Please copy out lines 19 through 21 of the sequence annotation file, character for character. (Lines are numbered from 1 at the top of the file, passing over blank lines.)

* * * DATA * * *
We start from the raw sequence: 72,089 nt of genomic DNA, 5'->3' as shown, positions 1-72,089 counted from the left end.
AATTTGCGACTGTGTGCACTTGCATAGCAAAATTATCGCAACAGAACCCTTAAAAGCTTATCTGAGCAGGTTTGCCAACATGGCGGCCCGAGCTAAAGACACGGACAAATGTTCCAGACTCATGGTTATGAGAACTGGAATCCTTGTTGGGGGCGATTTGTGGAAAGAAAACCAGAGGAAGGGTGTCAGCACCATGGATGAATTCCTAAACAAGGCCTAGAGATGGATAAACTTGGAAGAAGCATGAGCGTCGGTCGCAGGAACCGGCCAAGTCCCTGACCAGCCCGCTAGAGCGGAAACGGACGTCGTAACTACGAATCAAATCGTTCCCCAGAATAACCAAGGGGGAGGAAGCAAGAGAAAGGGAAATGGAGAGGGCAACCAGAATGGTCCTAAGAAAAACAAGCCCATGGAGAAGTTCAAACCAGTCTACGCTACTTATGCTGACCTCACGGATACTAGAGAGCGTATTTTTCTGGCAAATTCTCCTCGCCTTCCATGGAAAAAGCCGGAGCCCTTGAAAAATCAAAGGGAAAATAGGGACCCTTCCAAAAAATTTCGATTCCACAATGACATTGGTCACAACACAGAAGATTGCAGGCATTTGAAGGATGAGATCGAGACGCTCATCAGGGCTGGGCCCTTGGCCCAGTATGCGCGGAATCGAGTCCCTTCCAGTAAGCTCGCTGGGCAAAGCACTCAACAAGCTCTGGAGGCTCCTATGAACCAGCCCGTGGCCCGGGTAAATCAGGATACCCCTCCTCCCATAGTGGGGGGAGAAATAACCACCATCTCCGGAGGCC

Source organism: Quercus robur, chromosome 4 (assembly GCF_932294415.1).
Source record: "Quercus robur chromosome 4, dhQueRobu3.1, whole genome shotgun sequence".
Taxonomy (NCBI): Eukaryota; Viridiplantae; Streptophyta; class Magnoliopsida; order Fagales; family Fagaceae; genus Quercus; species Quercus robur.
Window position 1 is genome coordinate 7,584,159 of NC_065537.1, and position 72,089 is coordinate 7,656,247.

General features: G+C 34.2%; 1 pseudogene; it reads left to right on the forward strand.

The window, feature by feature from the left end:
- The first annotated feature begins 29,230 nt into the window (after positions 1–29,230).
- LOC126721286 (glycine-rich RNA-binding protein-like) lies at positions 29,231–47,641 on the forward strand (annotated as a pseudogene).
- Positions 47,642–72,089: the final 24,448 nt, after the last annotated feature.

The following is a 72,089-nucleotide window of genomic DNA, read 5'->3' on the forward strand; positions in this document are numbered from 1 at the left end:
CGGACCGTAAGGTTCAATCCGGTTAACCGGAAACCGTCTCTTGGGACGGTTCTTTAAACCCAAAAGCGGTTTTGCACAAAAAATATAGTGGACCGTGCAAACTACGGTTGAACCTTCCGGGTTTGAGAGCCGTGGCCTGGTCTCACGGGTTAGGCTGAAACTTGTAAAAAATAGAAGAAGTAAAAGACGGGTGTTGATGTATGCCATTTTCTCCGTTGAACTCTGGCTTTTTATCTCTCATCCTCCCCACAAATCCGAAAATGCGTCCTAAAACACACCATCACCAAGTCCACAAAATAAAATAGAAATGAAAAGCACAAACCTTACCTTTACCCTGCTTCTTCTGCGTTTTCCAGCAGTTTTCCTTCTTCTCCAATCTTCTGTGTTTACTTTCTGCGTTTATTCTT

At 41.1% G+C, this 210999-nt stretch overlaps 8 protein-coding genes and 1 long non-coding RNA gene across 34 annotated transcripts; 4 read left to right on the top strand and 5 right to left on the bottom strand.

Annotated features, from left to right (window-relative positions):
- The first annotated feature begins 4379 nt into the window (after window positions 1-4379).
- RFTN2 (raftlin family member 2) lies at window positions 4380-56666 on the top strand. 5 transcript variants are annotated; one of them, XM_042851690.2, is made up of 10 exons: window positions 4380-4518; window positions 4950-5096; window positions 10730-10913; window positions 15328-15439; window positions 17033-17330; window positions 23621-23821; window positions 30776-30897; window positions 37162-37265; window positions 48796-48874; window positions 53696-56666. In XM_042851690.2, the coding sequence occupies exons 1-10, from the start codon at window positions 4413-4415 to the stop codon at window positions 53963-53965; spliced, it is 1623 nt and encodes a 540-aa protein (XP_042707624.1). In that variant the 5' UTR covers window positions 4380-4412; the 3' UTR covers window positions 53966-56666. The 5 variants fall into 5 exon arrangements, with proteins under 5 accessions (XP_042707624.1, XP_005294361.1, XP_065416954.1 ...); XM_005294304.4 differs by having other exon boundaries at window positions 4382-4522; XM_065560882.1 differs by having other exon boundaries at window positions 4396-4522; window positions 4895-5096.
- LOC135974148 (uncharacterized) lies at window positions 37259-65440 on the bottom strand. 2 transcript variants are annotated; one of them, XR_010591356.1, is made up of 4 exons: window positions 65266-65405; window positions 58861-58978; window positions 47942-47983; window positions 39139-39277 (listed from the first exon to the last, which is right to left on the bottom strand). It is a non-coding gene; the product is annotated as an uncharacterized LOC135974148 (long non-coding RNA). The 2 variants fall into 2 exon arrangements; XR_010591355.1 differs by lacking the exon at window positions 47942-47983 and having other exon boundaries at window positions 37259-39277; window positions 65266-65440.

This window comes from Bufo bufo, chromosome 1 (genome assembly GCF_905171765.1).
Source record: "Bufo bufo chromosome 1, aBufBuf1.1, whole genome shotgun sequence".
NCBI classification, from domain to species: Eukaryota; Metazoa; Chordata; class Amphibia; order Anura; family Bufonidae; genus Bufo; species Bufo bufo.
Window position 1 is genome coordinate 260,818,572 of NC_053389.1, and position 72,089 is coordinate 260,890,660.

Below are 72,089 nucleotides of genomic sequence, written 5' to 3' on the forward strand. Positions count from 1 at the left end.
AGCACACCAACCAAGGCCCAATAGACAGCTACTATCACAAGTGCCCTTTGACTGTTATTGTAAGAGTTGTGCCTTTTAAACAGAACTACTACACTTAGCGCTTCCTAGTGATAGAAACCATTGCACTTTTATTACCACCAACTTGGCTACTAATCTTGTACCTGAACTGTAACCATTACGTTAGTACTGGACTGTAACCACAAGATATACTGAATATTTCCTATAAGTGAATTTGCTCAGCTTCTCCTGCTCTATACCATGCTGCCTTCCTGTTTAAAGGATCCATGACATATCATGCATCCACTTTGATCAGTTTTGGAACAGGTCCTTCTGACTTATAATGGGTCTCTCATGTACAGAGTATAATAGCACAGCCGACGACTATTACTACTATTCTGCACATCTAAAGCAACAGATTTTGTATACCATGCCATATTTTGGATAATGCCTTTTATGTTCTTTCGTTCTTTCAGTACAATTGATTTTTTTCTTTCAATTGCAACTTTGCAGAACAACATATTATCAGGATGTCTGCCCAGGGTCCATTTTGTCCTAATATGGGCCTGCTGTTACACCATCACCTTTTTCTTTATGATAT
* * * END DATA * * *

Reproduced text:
This window comes from Bufo bufo, chromosome 1 (genome assembly GCF_905171765.1).
Source record: "Bufo bufo chromosome 1, aBufBuf1.1, whole genome shotgun sequence".
NCBI classification, from domain to species: Eukaryota; Metazoa; Chordata; class Amphibia; order Anura; family Bufonidae; genus Bufo; species Bufo bufo.